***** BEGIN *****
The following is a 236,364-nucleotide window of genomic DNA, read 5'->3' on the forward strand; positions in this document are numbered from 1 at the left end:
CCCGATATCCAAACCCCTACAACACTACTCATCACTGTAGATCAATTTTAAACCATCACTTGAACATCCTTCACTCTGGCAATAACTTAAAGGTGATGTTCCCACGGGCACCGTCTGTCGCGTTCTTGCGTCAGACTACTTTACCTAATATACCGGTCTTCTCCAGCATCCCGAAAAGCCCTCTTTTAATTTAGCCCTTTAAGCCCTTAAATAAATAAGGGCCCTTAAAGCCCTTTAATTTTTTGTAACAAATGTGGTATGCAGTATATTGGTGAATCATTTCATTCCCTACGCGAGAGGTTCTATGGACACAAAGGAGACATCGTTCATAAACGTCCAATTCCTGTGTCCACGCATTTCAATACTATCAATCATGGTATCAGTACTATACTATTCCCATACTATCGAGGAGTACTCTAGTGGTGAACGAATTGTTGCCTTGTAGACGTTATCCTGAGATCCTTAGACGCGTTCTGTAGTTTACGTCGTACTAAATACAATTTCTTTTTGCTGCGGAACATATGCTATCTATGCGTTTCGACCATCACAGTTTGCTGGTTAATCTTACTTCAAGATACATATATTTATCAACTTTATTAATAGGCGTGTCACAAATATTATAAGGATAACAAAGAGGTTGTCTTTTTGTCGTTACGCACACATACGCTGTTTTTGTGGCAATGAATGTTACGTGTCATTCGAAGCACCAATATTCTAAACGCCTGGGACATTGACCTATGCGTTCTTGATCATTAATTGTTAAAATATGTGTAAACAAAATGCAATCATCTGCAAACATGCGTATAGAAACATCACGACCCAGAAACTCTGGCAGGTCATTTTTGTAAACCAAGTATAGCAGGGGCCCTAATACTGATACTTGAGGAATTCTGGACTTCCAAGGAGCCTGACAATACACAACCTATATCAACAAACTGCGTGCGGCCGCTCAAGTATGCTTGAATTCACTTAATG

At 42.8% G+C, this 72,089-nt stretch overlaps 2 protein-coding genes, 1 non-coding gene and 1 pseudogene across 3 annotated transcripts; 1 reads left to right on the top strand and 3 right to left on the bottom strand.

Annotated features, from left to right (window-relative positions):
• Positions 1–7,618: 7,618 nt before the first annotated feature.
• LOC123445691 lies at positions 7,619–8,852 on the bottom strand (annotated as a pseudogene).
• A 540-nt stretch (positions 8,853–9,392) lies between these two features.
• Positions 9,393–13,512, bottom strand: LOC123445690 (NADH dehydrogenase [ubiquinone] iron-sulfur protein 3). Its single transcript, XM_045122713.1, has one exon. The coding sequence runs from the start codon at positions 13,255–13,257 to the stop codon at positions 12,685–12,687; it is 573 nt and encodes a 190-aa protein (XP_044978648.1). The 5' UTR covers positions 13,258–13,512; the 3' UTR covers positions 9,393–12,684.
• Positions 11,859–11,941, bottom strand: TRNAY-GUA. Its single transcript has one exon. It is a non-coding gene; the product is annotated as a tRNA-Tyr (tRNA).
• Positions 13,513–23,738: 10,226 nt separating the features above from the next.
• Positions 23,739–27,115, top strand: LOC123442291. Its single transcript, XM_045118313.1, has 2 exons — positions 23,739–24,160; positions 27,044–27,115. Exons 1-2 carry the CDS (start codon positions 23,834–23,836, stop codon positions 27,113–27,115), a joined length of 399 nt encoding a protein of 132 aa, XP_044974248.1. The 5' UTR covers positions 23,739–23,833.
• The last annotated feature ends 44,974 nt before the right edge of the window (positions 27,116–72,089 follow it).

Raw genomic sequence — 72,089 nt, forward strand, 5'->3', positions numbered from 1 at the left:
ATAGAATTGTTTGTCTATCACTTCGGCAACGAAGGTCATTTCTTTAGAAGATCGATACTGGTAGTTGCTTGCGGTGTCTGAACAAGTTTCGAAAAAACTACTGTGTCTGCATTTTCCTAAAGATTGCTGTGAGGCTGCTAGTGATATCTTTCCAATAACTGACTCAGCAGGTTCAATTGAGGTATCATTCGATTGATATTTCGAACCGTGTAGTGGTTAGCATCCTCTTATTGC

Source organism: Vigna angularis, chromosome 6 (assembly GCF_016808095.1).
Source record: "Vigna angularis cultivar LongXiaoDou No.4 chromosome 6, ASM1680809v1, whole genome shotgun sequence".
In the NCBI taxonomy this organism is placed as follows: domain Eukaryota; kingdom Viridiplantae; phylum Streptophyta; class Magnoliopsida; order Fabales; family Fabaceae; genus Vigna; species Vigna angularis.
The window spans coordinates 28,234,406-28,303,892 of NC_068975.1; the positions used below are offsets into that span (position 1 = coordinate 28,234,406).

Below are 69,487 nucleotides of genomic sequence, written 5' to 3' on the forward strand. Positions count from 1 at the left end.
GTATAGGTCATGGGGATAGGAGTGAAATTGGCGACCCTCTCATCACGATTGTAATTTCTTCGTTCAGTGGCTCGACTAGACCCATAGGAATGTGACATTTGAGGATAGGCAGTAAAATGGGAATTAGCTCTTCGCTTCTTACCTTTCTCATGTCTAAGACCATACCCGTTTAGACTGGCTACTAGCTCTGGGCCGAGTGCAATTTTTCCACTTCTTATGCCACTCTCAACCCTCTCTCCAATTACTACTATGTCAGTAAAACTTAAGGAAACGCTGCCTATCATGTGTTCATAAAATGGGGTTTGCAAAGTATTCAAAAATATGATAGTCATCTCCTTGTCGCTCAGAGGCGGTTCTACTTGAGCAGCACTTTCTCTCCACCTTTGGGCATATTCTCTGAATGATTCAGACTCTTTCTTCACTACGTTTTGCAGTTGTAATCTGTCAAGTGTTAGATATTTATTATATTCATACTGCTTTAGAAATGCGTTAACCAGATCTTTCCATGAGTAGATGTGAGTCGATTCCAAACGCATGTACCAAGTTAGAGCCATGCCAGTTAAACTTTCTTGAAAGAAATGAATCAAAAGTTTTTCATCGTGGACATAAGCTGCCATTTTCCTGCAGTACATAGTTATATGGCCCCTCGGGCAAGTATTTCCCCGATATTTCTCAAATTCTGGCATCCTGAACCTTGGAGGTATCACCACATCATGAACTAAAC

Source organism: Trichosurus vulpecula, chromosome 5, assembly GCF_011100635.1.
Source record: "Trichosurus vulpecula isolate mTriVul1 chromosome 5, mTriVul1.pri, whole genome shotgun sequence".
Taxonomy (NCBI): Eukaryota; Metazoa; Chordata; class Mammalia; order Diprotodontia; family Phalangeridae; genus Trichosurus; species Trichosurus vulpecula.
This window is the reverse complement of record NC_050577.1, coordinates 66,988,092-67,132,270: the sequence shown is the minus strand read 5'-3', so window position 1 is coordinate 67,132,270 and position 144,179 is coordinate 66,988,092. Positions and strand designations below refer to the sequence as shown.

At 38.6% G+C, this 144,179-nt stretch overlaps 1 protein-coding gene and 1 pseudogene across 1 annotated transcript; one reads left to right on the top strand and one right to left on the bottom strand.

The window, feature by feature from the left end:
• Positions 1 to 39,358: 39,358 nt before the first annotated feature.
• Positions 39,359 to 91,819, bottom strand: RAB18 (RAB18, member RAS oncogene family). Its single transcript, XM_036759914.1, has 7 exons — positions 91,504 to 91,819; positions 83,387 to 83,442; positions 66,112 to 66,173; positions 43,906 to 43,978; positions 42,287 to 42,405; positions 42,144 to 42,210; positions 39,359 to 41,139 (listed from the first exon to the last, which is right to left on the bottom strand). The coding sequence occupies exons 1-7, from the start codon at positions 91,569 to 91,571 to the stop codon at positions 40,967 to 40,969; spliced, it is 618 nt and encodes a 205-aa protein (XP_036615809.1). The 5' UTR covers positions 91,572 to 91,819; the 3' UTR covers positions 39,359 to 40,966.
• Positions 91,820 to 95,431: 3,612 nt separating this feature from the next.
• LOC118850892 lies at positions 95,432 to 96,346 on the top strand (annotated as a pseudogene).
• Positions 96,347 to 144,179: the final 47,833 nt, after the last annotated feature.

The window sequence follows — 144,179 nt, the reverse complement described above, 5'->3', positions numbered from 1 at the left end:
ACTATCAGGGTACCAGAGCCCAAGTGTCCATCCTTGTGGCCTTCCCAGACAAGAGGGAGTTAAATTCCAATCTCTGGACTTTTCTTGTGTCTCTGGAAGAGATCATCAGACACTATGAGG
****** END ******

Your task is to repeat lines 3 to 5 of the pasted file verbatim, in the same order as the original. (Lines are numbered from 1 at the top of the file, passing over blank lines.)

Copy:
At 42.8% G+C, this 72,089-nt stretch overlaps 2 protein-coding genes, 1 non-coding gene and 1 pseudogene across 3 annotated transcripts; 1 reads left to right on the top strand and 3 right to left on the bottom strand.

Annotated features, from left to right (window-relative positions):
• Positions 1–7,618: 7,618 nt before the first annotated feature.